A solution can include a good package to monitor the mobility of the person living at home and detect falls. Such a solution includes sensors, data transfer from the sensors to a server and user interfaces for professionals. The problem is how to connect all this to the person’s medication, vitals, treatment history or the layout of the apartment (for example, whether there are any stairs or thresholds). The supplier of the product has implemented a solution for a specific issue, but may be unable or unwilling to expand the solution in the desired direction. When considering digital solutions for living at home and all the information that can be obtained from them through analytics, the possibilities are virtually limitless.

However, it is clear that a service provider that focuses on a specific issue knows most about that issue, and utilising that information is a must. We need an approach where the core is an open, flexible IT infrastructure (platform) capable of receiving both the “elderly person has fallen” information from the limited solution and the associated raw data if it is deemed necessary. The platform must be able to convey the snapshot produced by the limited solution, but also produce further analyses by combining the person’s medication information and the snapshot/raw data generated by the limited solution, for example. The platform and specialised limited solutions would thus form an ecosystem to combine the best solutions into a single whole.

Such a platform would provide a virtually limitless knowledge base for researchers and healthcare professionals to generate new data to reduce costs and support living at home. The better the ability to predict the wellbeing of the person living at home to react in a timely manner, the longer the person will be able to lead a satisfactory life at home. The work of healthcare professionals will become more meaningful if they can receive a good and up-to-date snapshot to support their visit.

In the Virtuaalikaveri (Virtual Companion) pilot project with Oulun Digi and City of Oulu health services, we tested what kind of combined solution would best support elderly people with memory disorders in living at home. The solution combined a limited sensor solution worn on the person or put in the pocket that analysed movements with an interactive tablet app. Based on sensor data, the back-end system analysed whether the person was stationary for too long during the day or possibly moved too much at night, at which point the app generated alerts and prompts.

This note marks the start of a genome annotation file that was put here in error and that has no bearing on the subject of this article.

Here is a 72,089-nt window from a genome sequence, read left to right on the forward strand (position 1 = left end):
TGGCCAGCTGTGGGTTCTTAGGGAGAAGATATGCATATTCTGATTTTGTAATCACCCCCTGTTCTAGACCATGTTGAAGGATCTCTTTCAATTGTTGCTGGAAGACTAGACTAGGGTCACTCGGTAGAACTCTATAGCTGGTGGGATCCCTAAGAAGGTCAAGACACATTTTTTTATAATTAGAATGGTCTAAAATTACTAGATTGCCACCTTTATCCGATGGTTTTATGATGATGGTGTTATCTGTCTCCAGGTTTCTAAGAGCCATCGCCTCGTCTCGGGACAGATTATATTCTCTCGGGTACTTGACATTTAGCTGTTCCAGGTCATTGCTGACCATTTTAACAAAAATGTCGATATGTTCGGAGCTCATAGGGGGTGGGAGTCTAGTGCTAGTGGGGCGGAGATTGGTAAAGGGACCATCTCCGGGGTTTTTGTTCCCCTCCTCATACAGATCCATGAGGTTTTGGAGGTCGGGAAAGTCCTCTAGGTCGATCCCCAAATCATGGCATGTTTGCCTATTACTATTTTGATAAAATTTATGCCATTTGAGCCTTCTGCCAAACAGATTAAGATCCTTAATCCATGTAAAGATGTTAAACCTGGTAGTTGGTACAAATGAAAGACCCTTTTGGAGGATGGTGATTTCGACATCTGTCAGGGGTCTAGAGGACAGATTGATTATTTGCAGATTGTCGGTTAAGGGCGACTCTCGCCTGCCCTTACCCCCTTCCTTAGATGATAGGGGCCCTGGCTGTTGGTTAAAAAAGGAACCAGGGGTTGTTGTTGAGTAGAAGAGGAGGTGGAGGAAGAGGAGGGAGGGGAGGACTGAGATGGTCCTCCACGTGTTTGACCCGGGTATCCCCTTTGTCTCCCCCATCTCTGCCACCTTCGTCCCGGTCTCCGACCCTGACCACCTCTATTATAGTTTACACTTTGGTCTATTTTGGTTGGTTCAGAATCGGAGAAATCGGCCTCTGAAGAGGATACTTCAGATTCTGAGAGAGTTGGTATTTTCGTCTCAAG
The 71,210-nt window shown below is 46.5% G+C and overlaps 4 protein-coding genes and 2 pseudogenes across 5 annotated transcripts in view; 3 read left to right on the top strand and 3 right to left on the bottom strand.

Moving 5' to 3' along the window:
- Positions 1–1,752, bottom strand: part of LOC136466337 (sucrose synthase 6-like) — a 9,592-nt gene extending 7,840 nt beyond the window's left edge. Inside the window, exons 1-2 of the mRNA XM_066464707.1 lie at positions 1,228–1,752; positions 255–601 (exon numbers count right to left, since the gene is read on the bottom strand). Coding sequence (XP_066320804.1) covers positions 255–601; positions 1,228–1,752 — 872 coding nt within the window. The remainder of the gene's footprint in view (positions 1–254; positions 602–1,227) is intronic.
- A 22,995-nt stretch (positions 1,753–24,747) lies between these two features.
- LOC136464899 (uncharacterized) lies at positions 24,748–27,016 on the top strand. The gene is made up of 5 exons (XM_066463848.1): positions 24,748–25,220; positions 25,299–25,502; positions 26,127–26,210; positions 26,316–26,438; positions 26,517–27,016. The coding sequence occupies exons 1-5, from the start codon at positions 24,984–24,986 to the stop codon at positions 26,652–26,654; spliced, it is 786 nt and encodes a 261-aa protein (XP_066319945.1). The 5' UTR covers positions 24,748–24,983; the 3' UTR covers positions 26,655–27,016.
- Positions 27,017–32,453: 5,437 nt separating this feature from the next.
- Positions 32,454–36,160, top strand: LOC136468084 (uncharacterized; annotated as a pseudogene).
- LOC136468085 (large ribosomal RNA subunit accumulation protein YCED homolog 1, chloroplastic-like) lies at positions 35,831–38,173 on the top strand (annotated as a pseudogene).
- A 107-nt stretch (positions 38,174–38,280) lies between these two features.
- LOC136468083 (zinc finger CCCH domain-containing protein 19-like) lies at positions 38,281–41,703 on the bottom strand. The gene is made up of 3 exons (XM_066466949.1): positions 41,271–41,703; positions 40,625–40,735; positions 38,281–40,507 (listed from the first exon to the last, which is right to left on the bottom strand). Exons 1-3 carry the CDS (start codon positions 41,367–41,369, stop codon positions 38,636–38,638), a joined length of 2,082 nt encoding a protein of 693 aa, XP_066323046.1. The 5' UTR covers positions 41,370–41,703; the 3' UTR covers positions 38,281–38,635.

During the pilot project, we found that a wearable sensor was not the ideal solution for a person with an advanced memory disorder. They found the sensor difficult to put on, which is why it was easily left on the table. The tablet app was found to be useful as such in the Virtual Companion pilot project: Sanna Koivikko and Virpi Kariniemi from the City of Oulu health services stated that reminders, a visible clock, timed photos and exercise videos resulted in the customers showing more initiative.

The flexibility of the solutions is important, which is why configurability, such as adding your own photos and videos, was added to the app’s development list. As the customer’s functional capacity deteriorates over time, the app’s user interface must become simpler, because the user’s ability to absorb new information decreases, and things learned previously may be forgotten. Meanwhile, the data produced by invisible condition sensors becomes more important to the next of kin and nursing staff.


Digital solutions can be made easily accessible for professionals by means of co-designing and providing a uniform set of tools for the user in all situations. This does not mean abandoning the limited solutions but combining them under one umbrella. In the case of the elderly person living at home, accessibility is a much more difficult issue, because their abilities vary greatly. The most important thing here is to look at the big picture and to treat all solutions to support living at home in the same way as medication, for example, i.e. to keep in mind the big picture throughout the design process. Devices requiring any form of interaction in particular cannot be placed in the home without paying constant attention to all other devices. 

  1. Business
  2. Health